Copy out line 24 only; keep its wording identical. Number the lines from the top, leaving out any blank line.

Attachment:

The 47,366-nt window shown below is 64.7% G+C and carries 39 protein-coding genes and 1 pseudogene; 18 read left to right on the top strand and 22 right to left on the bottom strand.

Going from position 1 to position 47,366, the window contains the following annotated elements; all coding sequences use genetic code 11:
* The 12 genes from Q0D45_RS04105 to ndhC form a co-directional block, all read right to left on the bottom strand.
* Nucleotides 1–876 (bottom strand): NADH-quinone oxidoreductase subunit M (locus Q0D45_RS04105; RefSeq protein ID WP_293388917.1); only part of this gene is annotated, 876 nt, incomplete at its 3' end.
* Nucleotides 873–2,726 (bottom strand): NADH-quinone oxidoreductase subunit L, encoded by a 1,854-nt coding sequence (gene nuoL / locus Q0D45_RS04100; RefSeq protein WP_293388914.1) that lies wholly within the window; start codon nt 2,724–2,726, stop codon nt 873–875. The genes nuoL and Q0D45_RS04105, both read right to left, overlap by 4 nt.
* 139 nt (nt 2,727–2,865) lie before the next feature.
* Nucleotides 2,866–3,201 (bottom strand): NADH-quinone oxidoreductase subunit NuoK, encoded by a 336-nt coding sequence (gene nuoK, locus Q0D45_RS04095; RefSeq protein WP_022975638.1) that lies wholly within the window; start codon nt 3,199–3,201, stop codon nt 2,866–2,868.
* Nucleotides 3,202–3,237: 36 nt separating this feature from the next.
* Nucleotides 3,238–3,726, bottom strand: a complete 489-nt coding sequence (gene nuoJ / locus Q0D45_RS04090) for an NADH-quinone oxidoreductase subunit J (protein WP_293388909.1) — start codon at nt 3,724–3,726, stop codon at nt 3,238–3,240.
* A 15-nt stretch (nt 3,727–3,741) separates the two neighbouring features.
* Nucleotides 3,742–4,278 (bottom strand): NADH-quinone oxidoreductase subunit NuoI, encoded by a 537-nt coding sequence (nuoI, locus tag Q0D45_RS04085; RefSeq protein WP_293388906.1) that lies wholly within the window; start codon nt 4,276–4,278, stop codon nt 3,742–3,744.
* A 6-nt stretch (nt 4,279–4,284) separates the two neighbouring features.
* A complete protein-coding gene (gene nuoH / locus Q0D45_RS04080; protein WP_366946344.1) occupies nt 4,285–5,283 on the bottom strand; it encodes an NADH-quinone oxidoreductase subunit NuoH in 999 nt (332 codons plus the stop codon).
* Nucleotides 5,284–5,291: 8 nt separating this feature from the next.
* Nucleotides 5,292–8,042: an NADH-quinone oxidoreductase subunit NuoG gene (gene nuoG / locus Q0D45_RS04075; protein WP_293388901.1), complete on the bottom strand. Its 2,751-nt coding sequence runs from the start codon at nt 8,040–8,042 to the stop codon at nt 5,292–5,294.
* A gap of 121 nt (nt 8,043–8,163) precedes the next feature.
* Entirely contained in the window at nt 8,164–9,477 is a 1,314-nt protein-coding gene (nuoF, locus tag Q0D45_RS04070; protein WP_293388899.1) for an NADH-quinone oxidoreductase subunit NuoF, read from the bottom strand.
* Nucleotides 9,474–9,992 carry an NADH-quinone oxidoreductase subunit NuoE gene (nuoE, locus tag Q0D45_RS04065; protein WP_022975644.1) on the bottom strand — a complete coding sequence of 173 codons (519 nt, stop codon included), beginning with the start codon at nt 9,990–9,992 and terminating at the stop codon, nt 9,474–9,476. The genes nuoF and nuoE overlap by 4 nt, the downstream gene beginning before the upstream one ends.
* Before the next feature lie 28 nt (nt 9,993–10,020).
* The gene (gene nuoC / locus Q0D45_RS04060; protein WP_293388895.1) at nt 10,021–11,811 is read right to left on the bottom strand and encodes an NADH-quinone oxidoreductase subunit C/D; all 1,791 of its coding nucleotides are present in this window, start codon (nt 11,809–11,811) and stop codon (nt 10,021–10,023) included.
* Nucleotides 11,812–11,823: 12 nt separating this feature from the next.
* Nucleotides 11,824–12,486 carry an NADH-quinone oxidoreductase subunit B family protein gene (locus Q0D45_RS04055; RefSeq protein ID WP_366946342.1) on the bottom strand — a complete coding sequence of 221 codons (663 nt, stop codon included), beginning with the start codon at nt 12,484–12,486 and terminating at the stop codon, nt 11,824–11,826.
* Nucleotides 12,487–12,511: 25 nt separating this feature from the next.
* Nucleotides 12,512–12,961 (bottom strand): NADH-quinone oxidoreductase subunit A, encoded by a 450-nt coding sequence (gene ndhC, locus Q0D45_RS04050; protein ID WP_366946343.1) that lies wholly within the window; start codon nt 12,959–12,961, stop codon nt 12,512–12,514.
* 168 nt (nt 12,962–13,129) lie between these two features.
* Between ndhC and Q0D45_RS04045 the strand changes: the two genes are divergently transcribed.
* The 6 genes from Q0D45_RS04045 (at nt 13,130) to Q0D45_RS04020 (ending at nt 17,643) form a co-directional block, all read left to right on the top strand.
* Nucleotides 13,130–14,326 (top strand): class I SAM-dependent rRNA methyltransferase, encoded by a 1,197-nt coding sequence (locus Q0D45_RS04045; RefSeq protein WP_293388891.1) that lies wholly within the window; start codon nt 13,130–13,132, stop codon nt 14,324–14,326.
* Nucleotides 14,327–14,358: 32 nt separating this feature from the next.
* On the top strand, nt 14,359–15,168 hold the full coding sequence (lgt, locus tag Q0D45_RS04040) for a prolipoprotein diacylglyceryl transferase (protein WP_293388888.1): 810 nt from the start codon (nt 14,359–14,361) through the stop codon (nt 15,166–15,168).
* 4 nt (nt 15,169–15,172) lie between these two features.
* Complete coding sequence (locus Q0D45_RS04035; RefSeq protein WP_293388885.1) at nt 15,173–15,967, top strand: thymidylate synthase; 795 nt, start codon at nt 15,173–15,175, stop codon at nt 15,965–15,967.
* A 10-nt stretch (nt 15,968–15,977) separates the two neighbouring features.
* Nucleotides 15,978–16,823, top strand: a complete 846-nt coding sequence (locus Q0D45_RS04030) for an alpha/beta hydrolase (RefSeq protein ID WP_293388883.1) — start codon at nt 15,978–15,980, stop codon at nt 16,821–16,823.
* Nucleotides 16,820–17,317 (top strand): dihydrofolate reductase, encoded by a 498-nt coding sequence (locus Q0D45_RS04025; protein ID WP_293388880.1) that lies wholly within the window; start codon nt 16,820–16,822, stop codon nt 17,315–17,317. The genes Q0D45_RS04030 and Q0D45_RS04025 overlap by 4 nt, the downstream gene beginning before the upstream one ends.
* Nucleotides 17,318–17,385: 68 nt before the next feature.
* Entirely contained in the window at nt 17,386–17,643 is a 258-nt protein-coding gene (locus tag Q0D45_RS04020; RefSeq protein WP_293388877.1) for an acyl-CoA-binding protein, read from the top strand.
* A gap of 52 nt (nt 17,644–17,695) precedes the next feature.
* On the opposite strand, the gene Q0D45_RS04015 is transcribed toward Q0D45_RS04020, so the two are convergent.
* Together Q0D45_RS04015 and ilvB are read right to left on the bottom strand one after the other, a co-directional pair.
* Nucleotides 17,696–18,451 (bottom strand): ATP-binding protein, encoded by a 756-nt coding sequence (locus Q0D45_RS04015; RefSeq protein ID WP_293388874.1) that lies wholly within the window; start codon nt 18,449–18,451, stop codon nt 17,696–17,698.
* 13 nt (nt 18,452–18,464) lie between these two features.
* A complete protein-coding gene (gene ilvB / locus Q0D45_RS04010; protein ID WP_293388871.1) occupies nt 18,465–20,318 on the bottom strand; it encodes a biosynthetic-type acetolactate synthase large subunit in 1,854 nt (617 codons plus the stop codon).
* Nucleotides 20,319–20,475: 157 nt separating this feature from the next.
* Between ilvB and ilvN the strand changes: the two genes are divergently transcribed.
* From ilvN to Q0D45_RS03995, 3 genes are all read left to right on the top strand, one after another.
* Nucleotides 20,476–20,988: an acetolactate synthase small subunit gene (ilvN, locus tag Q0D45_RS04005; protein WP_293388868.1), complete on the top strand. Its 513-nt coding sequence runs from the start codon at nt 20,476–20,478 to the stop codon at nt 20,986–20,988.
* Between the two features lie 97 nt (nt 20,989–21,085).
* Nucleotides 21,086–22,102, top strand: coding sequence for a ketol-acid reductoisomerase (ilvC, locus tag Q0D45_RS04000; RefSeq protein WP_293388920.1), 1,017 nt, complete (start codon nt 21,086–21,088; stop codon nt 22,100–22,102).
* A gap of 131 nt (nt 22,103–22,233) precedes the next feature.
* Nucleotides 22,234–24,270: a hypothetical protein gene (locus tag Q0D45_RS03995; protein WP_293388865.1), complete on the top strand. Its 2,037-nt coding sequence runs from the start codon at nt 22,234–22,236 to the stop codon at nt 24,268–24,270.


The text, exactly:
* Nucleotides 12,512–12,961 (bottom strand): NADH-quinone oxidoreductase subunit A, encoded by a 450-nt coding sequence (gene ndhC, locus Q0D45_RS04050; protein ID WP_366946343.1) that lies wholly within the window; start codon nt 12,959–12,961, stop codon nt 12,512–12,514.